Details of fabricating an ISFET using a conventional CMOS (Complementary Metal Oxide Semiconductor) process may be found in Rothberg, et al., U.S. Patent Publication No. 2010/0301398, Rothberg, et al., U.S. Patent Publication No. 2010/0282617, and Rothberg et al, U.S. Patent Publication 2009/0026082; these patent publications are collectively referred to as “Rothberg”, and are all incorporated herein by reference in their entirety. In addition to CMOS, however, biCMOS (i.e., bipolar and CMOS) processing may also be used, such as a process that would include a PMOS FET array with bipolar structures on the periphery. Alternatively, other technologies may be employed wherein a sensing element can be made with a three-terminal devices in which a sensed ion leads to the development of a signal that controls one of the three terminals; such technologies may also include, for example, GaAs and carbon nanotube technologies.

Taking a CMOS example, a P-type ISFET fabrication is based on a P-type silicon substrate, in which an N-type well forming a transistor “body” is formed. Highly doped P-type (P+) regions S and D, constituting a source and a drain of the ISFET, are formed within the N-type well. A highly doped N-type (N+) region B may also be formed within the N-type well to provide a conductive body (or “bulk”) connection to the N-type well. An oxide layer may be disposed above the source, drain and body connection regions, through which openings are made to provide electrical connections (via electrical conductors) to these regions. A polysilicon gate may be formed above the oxide layer at a location above a region of the N-type well, between the source and the drain. Because it is disposed between the polysilicon gate and the transistor body (i.e., the N-type well), the oxide layer often is referred to as the “gate oxide.”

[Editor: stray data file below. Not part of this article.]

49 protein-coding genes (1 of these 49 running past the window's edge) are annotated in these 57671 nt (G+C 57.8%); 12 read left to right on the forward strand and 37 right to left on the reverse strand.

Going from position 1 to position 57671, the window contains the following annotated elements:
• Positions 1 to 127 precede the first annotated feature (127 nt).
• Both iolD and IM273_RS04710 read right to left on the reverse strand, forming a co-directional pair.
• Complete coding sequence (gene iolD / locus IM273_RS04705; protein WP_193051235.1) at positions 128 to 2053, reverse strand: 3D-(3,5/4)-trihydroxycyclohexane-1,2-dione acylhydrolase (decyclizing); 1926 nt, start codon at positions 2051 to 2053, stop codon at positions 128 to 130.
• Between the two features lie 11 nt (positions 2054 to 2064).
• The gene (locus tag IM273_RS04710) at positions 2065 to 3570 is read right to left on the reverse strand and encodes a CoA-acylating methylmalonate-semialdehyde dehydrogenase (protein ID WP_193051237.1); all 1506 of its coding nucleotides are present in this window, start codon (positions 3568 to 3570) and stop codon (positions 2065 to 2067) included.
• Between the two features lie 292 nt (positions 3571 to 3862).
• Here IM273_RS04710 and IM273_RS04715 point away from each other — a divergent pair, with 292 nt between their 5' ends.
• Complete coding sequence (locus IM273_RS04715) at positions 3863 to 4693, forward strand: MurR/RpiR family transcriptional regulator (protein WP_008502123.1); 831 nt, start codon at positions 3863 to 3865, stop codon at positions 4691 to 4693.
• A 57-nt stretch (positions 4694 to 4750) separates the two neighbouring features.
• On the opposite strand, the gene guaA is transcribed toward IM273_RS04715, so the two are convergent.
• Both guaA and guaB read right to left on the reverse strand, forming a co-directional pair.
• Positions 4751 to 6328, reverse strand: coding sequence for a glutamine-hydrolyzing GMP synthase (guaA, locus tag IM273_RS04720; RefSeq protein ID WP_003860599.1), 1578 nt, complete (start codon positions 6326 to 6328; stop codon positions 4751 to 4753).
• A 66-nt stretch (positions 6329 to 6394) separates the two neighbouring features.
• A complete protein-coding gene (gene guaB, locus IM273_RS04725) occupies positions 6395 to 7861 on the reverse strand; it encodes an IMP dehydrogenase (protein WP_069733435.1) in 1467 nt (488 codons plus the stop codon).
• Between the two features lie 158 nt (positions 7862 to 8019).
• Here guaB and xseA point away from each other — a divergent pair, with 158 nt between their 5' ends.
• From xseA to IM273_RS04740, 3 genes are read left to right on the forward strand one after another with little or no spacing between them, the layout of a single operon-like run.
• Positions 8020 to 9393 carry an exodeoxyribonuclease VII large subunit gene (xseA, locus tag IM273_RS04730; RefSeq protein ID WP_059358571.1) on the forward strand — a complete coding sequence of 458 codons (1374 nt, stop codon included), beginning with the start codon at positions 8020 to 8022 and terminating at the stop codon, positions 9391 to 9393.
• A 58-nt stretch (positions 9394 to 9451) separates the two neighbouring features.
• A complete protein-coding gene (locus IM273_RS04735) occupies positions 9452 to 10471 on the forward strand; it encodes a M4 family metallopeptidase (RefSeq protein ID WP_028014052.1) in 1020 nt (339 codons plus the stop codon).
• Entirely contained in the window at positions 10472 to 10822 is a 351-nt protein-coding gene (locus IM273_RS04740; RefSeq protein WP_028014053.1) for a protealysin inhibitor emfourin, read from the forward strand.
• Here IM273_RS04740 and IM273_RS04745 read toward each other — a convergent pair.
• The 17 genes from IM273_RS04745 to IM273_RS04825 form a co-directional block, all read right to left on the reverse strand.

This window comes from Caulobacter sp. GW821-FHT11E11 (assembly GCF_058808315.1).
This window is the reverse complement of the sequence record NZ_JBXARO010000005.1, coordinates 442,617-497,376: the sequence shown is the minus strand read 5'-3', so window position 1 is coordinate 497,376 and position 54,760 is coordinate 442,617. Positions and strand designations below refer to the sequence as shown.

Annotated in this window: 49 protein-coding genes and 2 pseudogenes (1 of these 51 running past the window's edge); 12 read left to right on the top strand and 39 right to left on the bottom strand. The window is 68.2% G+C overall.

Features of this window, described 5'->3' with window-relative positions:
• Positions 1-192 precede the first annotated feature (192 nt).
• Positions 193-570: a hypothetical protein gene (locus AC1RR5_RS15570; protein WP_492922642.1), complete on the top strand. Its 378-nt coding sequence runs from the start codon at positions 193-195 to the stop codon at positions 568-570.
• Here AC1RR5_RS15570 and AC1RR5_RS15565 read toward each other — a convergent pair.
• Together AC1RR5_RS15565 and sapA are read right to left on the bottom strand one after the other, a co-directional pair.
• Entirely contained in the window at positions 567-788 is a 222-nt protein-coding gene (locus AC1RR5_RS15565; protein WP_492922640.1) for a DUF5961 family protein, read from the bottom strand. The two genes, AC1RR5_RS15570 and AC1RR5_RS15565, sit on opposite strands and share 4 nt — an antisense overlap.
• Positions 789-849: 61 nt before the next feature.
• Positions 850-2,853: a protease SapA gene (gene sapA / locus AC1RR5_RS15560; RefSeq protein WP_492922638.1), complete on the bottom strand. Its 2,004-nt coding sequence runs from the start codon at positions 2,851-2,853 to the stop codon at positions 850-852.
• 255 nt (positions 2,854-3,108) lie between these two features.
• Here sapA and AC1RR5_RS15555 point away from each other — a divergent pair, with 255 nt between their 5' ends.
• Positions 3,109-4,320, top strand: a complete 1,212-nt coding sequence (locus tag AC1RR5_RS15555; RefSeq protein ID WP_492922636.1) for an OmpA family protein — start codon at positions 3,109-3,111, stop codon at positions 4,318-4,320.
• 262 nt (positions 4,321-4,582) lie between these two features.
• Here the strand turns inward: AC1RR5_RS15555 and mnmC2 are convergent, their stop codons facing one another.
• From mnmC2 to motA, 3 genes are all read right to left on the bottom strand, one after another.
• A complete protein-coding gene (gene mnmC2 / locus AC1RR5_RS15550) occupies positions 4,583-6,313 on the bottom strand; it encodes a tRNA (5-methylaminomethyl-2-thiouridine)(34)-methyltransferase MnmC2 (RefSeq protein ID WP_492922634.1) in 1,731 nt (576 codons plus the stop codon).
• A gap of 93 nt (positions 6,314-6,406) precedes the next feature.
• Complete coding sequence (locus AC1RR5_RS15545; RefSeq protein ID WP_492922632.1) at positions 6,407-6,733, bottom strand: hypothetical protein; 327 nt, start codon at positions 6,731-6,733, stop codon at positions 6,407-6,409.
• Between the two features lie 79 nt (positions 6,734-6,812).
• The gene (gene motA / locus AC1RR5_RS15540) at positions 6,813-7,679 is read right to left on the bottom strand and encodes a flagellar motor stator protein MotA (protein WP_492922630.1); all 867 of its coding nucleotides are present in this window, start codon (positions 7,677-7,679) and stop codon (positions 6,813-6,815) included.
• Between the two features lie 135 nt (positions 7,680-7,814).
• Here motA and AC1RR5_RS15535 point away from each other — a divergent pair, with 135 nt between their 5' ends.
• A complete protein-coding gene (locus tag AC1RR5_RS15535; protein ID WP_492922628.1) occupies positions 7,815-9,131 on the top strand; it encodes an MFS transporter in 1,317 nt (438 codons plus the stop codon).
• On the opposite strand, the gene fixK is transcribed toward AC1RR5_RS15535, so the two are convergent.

Like a MOSFET, the operation of an ISFET is based on the modulation of charge concentration (and thus channel conductance) caused by a MOS (Metal-Oxide-Semiconductor) capacitance. This capacitance is constituted by a polysilicon gate, a gate oxide and a region of the well (e.g., N-type well) between the source and the drain. When a negative voltage is applied across the gate and source regions, a channel is created at the interface of the region and the gate oxide by depleting this area of electrons. For an N-well, the channel would be a P-channel (and vice-versa). In the case of an N-well, the P-channel would extend between the source and the drain, and electric current is conducted through the P-channel when the gate-source potential is negative enough to attract holes from the source into the channel. The gate-source potential at which the channel begins to conduct current is referred to as the transistor's threshold voltage VTH (the transistor conducts when VGS has an absolute value greater than the threshold voltage VTH). The source is so named because it is the source of the charge carriers (holes for a P-channel) that flow through the channel; similarly, the drain is where the charge carriers leave the channel.